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Do Not Go Gentle Into That Good Night

Decent Essays
This paper will be discussing Dylan Thomas’ poem, Do Not Go Gentle into That Good Night. This well-known poem discusses death, and the speaker’s belief that one should fight against “the dying of the light” (Meyer, 247). He ends the poem by addressing his father, and urges him “Do not go gentle into that good night. Rage, rage against the dying of the light.” (Meyer, 248). The Poem itself is structured into six stanzas, each consisting of three lines, accept the last which consists of 4 lines. The opening stanza begins with the line, “Do not go gentle into that good night” (Meyer, 247). That line is periodically revisited through the entire poem. The second, and fourth stanzas end in this line; while the first, third, fifth, and sixth…show more content…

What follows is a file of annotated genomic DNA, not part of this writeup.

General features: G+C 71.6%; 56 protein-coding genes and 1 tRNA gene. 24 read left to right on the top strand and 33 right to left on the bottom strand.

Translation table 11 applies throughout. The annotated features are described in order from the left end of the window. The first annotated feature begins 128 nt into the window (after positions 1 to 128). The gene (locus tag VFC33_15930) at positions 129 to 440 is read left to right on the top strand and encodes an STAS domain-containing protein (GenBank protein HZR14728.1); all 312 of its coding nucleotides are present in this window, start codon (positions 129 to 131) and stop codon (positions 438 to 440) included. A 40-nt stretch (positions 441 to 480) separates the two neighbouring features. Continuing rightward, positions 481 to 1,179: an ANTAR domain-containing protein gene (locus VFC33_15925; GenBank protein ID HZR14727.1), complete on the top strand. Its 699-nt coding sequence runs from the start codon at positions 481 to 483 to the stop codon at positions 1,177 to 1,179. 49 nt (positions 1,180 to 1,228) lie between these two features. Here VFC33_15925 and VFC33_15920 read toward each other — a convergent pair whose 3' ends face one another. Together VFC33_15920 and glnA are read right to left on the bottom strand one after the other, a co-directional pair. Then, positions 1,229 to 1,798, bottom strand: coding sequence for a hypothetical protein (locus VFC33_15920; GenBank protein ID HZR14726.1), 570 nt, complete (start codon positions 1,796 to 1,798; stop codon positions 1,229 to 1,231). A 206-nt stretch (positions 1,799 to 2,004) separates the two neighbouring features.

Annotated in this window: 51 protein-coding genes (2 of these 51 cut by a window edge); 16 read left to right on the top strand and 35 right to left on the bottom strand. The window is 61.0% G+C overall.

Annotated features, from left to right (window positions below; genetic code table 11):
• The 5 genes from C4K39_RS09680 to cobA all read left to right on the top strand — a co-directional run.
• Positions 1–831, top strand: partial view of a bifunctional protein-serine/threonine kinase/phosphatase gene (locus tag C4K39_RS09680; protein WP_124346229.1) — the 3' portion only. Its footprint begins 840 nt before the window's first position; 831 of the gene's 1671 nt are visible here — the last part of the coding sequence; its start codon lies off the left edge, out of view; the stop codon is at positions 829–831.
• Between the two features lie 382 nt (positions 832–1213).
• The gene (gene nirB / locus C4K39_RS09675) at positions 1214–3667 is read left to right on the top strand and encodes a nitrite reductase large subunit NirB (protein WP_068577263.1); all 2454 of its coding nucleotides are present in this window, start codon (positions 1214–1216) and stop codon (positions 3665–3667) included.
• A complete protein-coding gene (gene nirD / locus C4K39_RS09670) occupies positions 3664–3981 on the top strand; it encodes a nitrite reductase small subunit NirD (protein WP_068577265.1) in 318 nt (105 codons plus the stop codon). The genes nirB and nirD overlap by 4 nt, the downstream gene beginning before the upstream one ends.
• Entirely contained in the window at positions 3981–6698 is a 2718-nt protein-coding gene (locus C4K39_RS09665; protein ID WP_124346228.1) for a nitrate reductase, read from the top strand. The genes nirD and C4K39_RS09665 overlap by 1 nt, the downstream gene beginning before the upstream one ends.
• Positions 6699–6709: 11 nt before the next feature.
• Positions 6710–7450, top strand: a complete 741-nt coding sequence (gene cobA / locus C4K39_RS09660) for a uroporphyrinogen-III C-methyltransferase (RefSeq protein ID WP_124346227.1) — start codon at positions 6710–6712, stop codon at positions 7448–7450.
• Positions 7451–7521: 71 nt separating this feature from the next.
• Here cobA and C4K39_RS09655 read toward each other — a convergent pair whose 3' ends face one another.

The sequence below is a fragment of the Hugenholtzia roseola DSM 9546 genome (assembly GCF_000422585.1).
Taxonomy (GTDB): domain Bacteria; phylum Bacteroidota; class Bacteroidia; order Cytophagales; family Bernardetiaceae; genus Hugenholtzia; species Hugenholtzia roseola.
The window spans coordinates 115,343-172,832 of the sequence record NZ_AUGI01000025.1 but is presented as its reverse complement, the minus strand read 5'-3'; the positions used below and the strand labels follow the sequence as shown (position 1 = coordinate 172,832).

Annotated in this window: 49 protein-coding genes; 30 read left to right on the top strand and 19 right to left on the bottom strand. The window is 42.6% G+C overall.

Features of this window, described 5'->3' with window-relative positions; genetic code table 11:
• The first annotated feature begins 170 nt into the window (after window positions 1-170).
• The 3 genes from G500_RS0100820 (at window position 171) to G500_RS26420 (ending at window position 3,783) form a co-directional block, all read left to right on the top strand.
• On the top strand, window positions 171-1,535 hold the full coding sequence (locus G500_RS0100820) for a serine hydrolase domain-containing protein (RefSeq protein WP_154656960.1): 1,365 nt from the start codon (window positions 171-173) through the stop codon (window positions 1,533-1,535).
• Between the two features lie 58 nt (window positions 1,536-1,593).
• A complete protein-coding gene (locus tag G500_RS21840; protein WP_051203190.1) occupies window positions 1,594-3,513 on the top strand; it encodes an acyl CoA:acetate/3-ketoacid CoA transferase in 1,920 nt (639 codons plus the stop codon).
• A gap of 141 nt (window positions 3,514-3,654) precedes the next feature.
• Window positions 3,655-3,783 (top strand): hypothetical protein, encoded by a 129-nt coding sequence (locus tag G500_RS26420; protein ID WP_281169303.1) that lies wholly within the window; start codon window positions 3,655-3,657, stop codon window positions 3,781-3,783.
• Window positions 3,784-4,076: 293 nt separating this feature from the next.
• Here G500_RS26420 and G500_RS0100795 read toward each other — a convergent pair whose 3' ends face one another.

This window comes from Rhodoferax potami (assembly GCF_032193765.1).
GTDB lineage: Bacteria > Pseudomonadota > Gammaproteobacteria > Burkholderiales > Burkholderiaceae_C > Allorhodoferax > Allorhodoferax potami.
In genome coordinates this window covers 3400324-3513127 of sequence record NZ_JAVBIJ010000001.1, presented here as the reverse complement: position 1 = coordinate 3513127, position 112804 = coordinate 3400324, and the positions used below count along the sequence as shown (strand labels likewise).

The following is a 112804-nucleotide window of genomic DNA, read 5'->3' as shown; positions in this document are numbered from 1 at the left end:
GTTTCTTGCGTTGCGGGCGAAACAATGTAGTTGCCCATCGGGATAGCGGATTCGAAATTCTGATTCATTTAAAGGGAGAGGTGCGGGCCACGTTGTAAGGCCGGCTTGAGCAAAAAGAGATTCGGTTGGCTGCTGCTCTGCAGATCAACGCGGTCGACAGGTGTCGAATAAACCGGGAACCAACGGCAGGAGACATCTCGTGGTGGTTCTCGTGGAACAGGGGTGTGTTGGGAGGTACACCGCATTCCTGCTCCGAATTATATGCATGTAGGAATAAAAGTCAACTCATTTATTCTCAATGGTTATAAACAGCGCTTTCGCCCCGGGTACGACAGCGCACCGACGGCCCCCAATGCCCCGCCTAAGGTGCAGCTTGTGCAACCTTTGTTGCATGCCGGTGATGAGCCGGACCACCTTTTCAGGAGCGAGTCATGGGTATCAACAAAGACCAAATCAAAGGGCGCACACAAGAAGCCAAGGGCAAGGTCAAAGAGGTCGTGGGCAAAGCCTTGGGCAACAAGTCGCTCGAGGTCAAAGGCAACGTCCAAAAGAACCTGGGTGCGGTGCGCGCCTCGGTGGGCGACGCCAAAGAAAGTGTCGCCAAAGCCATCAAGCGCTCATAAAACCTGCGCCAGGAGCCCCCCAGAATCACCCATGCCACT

The last two lines however still ask for a resistance against death. The last two lines are an enjambment, discussing wise men, whose blasphemous words never caused them to be struck down. They now fearing the apparently empty end. Even though these “wise men” (Meyer, 247) know death to be right, they still cannot bring themselves to accept it. The fear of the unknown, and empty end, keeps them holding on in their last hours. Another interesting feature of the poem is the constant use of imagery, specifically light and dark. The speaker consistently refers to death as “night” (Meyer, 247), and clearly refers to life as “day” (Meyer, 247) and “light” (Meyer, 247). The speaker uses words like “burn”(Meyer, 247), “bright”(Meyer, 247), “sun”(Meyer, 248), and “blaze” (Meyer, 248) in lines discussing life. While this is common imagery for life and death, its use in this poem does not feel trite. Instead it leaves one with the feeling of deaths inevitability, as night always follows day. This lends itself heavily to the tone as the speaker grapples with his father’s impending death. The only comfort the speaker seems to be able to find is in the life his father lead. The use of such dichotomous imagery puts the tone in perspective. There are only two
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